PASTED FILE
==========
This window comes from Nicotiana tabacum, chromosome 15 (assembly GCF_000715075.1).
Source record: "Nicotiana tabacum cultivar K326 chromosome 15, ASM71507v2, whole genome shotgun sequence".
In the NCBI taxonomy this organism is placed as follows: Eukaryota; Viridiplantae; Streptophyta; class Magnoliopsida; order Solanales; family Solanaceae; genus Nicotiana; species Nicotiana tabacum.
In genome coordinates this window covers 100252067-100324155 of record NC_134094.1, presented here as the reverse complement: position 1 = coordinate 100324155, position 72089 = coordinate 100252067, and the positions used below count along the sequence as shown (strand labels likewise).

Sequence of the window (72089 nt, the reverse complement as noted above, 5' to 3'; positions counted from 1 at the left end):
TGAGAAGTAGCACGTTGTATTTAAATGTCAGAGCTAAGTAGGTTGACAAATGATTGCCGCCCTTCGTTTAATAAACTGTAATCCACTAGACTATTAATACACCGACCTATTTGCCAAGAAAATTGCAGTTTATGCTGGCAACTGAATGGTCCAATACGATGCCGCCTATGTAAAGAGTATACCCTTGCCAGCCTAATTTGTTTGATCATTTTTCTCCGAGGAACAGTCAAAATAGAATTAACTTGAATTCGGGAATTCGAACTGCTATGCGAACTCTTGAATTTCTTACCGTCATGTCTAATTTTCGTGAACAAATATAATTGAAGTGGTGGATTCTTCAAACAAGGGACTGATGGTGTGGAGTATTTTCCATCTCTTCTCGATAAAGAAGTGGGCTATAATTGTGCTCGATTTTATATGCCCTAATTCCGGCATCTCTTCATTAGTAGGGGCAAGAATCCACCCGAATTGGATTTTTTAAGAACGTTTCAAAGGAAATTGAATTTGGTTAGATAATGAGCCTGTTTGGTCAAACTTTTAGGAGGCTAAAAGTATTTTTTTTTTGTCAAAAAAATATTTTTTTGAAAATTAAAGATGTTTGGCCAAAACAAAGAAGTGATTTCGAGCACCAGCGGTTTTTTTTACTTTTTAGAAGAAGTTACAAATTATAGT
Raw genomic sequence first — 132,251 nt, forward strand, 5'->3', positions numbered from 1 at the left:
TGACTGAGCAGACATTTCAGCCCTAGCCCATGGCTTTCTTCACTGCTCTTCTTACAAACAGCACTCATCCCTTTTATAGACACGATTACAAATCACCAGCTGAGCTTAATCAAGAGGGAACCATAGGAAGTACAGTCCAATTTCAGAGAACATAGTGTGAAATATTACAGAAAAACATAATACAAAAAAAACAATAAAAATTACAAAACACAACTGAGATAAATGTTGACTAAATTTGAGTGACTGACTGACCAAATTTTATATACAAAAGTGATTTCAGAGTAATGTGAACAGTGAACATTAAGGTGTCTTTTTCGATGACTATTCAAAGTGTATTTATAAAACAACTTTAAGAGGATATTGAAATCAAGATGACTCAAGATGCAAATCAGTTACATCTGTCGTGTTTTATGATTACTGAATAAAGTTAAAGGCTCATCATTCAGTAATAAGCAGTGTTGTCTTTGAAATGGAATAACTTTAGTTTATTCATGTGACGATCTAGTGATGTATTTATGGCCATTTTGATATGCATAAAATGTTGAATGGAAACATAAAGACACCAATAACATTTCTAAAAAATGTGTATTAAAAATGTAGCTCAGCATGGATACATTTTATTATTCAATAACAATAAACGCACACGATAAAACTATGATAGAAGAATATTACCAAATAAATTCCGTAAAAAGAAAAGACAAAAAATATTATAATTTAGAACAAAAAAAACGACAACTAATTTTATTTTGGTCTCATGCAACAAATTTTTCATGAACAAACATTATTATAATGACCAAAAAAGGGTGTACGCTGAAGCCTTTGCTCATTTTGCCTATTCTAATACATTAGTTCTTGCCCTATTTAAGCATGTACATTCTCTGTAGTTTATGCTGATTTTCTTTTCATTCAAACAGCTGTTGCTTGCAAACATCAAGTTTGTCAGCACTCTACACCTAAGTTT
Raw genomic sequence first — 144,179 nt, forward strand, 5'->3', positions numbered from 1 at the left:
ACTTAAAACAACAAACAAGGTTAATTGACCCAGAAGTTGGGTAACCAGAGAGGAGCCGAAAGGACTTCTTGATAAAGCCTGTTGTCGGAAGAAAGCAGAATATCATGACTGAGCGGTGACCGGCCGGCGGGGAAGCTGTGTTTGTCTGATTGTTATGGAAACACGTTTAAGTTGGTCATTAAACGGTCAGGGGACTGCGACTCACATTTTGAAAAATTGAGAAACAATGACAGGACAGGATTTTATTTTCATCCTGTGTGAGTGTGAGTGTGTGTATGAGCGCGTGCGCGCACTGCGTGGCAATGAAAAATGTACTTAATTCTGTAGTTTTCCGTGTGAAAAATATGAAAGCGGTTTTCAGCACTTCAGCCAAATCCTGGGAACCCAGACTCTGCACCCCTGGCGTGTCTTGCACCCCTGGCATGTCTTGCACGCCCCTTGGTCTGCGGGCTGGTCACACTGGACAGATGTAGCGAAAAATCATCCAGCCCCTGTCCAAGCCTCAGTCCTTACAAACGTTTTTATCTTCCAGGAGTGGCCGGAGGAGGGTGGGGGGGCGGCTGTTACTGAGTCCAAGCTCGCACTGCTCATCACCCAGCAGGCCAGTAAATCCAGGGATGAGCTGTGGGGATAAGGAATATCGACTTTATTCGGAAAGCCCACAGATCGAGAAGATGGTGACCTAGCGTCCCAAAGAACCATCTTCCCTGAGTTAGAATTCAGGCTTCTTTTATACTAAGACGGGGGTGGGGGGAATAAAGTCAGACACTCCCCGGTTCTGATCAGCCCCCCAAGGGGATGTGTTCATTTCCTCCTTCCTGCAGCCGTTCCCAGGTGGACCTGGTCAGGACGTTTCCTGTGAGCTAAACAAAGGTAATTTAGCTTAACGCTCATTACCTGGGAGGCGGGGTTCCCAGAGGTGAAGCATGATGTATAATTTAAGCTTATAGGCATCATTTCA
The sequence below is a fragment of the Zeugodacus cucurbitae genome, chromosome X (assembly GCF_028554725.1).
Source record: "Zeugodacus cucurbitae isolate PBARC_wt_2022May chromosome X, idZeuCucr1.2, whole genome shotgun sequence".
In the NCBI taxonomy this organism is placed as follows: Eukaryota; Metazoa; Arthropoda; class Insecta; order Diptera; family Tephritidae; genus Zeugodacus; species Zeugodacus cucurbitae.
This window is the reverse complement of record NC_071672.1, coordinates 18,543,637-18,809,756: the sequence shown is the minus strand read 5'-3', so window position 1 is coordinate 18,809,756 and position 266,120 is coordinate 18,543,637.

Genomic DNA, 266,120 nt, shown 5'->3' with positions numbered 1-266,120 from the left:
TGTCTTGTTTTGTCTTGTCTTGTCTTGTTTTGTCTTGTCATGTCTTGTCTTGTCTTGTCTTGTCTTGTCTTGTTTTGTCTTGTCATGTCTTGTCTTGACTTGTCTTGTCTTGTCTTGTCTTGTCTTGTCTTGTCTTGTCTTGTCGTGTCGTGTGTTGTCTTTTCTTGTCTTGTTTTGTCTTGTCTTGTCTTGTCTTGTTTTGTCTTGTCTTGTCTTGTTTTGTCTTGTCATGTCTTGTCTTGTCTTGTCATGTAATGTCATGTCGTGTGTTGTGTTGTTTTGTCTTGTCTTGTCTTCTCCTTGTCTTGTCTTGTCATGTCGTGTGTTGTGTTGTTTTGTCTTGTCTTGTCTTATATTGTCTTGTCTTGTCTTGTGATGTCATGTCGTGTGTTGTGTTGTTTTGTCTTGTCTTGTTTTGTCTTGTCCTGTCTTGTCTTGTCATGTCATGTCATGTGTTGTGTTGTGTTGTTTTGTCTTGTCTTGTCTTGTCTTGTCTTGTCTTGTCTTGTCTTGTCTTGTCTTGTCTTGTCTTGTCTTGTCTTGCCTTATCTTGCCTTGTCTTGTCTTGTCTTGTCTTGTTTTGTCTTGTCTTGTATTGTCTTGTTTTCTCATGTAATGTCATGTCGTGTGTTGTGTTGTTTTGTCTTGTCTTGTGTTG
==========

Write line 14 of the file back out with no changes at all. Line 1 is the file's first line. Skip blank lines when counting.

This window is the reverse complement of record NC_071672.1, coordinates 18,543,637-18,809,756: the sequence shown is the minus strand read 5'-3', so window position 1 is coordinate 18,809,756 and position 266,120 is coordinate 18,543,637.